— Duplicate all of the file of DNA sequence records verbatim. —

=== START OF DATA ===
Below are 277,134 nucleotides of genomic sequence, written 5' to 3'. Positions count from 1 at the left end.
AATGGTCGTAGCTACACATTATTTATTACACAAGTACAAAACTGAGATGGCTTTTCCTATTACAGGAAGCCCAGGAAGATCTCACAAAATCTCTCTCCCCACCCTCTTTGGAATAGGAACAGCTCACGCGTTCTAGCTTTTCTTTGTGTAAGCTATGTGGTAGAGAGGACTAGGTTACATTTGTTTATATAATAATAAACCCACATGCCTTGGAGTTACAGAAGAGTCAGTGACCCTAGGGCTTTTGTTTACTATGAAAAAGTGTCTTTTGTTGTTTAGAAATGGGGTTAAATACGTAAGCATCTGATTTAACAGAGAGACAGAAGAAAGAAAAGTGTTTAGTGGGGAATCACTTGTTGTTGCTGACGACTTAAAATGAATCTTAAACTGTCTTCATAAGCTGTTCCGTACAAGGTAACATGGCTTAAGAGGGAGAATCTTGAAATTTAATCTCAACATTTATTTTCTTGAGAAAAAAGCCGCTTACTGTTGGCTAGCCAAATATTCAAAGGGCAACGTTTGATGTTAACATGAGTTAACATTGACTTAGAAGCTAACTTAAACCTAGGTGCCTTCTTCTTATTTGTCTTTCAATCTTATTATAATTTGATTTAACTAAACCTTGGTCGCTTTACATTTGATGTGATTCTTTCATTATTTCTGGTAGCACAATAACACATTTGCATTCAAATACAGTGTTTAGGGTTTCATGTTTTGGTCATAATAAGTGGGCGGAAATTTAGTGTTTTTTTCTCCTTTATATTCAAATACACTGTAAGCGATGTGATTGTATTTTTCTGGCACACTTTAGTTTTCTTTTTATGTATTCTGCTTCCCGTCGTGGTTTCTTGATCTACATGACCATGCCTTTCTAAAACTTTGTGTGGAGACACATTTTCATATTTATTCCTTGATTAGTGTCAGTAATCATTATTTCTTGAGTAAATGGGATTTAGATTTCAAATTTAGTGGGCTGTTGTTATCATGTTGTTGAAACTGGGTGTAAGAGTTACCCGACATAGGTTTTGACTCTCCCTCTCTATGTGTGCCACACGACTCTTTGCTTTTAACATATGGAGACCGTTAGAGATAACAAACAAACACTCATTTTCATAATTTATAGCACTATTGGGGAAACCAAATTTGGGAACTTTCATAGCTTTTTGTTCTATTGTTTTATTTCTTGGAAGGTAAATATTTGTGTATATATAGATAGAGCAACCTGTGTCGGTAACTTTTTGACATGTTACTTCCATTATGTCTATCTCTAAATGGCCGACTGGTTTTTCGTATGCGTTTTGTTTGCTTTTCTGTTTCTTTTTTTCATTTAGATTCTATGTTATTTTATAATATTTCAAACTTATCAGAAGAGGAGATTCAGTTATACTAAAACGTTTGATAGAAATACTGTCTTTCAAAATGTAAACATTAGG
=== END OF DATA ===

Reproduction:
Below are 277,134 nucleotides of genomic sequence, written 5' to 3'. Positions count from 1 at the left end.
AATGGTCGTAGCTACACATTATTTATTACACAAGTACAAAACTGAGATGGCTTTTCCTATTACAGGAAGCCCAGGAAGATCTCACAAAATCTCTCTCCCCACCCTCTTTGGAATAGGAACAGCTCACGCGTTCTAGCTTTTCTTTGTGTAAGCTATGTGGTAGAGAGGACTAGGTTACATTTGTTTATATAATAATAAACCCACATGCCTTGGAGTTACAGAAGAGTCAGTGACCCTAGGGCTTTTGTTTACTATGAAAAAGTGTCTTTTGTTGTTTAGAAATGGGGTTAAATACGTAAGCATCTGATTTAACAGAGAGACAGAAGAAAGAAAAGTGTTTAGTGGGGAATCACTTGTTGTTGCTGACGACTTAAAATGAATCTTAAACTGTCTTCATAAGCTGTTCCGTACAAGGTAACATGGCTTAAGAGGGAGAATCTTGAAATTTAATCTCAACATTTATTTTCTTGAGAAAAAAGCCGCTTACTGTTGGCTAGCCAAATATTCAAAGGGCAACGTTTGATGTTAACATGAGTTAACATTGACTTAGAAGCTAACTTAAACCTAGGTGCCTTCTTCTTATTTGTCTTTCAATCTTATTATAATTTGATTTAACTAAACCTTGGTCGCTTTACATTTGATGTGATTCTTTCATTATTTCTGGTAGCACAATAACACATTTGCATTCAAATACAGTGTTTAGGGTTTCATGTTTTGGTCATAATAAGTGGGCGGAAATTTAGTGTTTTTTTCTCCTTTATATTCAAATACACTGTAAGCGATGTGATTGTATTTTTCTGGCACACTTTAGTTTTCTTTTTATGTATTCTGCTTCCCGTCGTGGTTTCTTGATCTACATGACCATGCCTTTCTAAAACTTTGTGTGGAGACACATTTTCATATTTATTCCTTGATTAGTGTCAGTAATCATTATTTCTTGAGTAAATGGGATTTAGATTTCAAATTTAGTGGGCTGTTGTTATCATGTTGTTGAAACTGGGTGTAAGAGTTACCCGACATAGGTTTTGACTCTCCCTCTCTATGTGTGCCACACGACTCTTTGCTTTTAACATATGGAGACCGTTAGAGATAACAAACAAACACTCATTTTCATAATTTATAGCACTATTGGGGAAACCAAATTTGGGAACTTTCATAGCTTTTTGTTCTATTGTTTTATTTCTTGGAAGGTAAATATTTGTGTATATATAGATAGAGCAACCTGTGTCGGTAACTTTTTGACATGTTACTTCCATTATGTCTATCTCTAAATGGCCGACTGGTTTTTCGTATGCGTTTTGTTTGCTTTTCTGTTTCTTTTTTTCATTTAGATTCTATGTTATTTTATAATATTTCAAACTTATCAGAAGAGGAGATTCAGTTATACTAAAACGTTTGATAGAAATACTGTCTTTCAAAATGTAAACATTAGG